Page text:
Ah yes, that take what you get issue has been a real thorn in my side until very recently. Many of the large US Investment custodians (who shall remain nameless here) until very recently had just passwords and many were just letters and numbers, and letters were mapped uppercase and lowercase to the same character! I was flabbergasted when I discovered this (in 2006). I wanted to know when they would allow passphrases (raise the limit from 8 characters to 15 or 24 or 32.) In poking around, they seem to have been stuck far too long in catering to those who wanted to know the balance of their retirement or investment accounts over the telephone and initiate transfers to their credit union or bank and would use only the telephone keypad to enter account numbers, and username-password pairs. There I was, looking for special characters and lengthy passphrase standards, and they were in the dark ages of 8 character limits and mapping uppercase and lowercase letters to the same space, catering to the "using the telephone keypad crowd." So, yes, Joe, at times you take what you can get and make the best of it.
And thanks for your work on this TC Book, it contains much information I have tried to impress on computer users I've taught over the last 25+ years. I'll be pointing people to this TC book for readable, pertinent guidance.
The whole thing makes me glad I don't use iCloud except for my minimums.
Is it possible to turn off two-step verification once it is activated?
Using iCloud (carefully) is safer and more convenient than most of the alternatives. If this chapter scared you off, that was not my intention at all.
It is possible to turn off two-step verification if you like (although I wouldn't recommend it). You can do that at appleid.apple.com.
I use Dropbox and it meets my needs. It may not be as secure but I will
live with it.
As a long term Apple user, I've been burned by their discontinuation of
"software" too often, so don't use anything I don't have to. Given that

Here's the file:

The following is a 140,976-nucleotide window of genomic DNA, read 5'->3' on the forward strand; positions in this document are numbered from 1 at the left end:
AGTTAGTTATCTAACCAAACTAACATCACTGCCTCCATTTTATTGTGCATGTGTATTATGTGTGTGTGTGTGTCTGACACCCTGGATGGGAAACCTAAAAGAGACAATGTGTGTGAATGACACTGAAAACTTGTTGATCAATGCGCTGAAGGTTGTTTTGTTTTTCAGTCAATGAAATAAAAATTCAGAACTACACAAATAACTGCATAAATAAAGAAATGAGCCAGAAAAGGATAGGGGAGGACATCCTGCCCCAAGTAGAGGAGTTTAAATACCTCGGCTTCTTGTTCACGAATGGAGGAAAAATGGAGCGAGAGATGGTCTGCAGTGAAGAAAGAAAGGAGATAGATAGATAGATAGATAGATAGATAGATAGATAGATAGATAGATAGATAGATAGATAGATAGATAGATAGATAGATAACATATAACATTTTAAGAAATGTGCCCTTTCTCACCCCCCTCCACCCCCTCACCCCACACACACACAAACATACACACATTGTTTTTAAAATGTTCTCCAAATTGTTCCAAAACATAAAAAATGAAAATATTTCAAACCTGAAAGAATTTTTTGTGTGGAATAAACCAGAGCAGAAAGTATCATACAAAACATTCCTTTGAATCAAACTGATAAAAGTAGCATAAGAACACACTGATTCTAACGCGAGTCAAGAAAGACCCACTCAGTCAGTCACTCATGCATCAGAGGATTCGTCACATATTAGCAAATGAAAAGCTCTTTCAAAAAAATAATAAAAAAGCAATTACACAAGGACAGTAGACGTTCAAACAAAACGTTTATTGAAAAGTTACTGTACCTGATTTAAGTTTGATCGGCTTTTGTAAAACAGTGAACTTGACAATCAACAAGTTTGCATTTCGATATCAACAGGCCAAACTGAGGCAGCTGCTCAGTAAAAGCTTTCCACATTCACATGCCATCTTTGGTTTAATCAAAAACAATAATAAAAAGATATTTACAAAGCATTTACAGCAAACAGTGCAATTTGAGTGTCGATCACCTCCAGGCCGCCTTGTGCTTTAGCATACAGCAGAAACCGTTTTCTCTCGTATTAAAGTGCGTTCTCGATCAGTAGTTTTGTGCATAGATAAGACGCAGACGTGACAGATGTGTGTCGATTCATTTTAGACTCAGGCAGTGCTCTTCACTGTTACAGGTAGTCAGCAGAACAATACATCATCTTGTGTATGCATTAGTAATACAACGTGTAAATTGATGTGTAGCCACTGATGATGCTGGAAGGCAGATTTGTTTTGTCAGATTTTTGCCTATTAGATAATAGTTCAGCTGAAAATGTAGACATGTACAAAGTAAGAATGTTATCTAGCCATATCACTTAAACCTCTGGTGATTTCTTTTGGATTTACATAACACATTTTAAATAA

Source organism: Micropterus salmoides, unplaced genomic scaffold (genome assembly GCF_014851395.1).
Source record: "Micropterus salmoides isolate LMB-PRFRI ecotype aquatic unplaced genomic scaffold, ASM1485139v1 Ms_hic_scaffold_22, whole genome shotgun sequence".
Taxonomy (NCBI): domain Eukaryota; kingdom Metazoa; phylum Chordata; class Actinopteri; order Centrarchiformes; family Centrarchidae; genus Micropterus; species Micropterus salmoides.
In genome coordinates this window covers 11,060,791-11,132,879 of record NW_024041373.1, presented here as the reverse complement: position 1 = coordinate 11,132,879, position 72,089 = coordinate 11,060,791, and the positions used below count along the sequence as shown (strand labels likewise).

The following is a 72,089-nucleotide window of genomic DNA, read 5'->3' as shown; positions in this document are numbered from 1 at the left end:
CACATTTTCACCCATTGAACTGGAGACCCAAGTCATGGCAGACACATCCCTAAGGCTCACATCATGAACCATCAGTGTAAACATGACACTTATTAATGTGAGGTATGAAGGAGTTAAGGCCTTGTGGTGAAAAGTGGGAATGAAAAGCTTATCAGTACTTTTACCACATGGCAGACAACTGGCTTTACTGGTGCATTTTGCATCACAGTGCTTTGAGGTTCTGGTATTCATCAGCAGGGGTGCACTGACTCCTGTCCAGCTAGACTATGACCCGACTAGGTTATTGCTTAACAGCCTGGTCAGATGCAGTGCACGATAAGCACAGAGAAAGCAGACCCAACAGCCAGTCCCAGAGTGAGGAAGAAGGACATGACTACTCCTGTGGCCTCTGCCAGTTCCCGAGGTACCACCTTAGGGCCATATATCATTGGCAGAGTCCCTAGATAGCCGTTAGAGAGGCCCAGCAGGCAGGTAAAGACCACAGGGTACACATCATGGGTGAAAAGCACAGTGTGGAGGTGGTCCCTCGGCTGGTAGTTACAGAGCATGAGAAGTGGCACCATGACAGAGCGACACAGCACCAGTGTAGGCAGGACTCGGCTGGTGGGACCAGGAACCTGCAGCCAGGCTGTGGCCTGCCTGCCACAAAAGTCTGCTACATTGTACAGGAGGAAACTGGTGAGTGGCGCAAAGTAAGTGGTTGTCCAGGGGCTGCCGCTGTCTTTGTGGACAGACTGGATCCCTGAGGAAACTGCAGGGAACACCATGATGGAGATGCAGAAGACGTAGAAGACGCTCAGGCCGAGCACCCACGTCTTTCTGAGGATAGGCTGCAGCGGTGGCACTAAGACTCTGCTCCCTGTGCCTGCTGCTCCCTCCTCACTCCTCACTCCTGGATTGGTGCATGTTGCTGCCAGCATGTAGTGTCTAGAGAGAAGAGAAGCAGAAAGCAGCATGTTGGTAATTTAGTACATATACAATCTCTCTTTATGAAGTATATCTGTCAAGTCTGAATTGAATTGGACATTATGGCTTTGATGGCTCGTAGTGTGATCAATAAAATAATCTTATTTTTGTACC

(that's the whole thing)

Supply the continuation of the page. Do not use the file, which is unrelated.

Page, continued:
track record, the April fool's "prank article" of switching iCloud to eWorld seems entirely too possible.
Hardware, on the other hand, has been quite excellent so far.
This obviously confusing for me. I've read portions of it three times. One last question set for this chapter I think.
The Mail sections says "... If you do use iCloud for email, leaving Mail selected in the iCloud pane of System Preferences makes the account available in the Apple Mail app. On the other hand, deselecting that checkbox doesn't affect sending or receiving email from your iCloud account using other Macs or iOS devices, or the icloud.com Web site."
I do use iCloud mail and I use the Mail apps on half a dozen owned devices. At first it appeared I had to leave the box checked on all my Macs and devices but the "other Macs or iOS devices" confused me. That might need clarification.
In the mean time, does the box need to be selected or not?
BTW, I'm learning a lot from this book and have implemented some already.
The Mail checkbox on the iCloud preference pane determines whether Mail (on this particular Mac only) is set up to access your iCloud email account. It has no effect on any of your other devices. If you want to use iCloud for email in Mail, it must be checked. If you uncheck it, you can still access your iCloud email account on other devices or on the iCloud Web site—just not in Mail.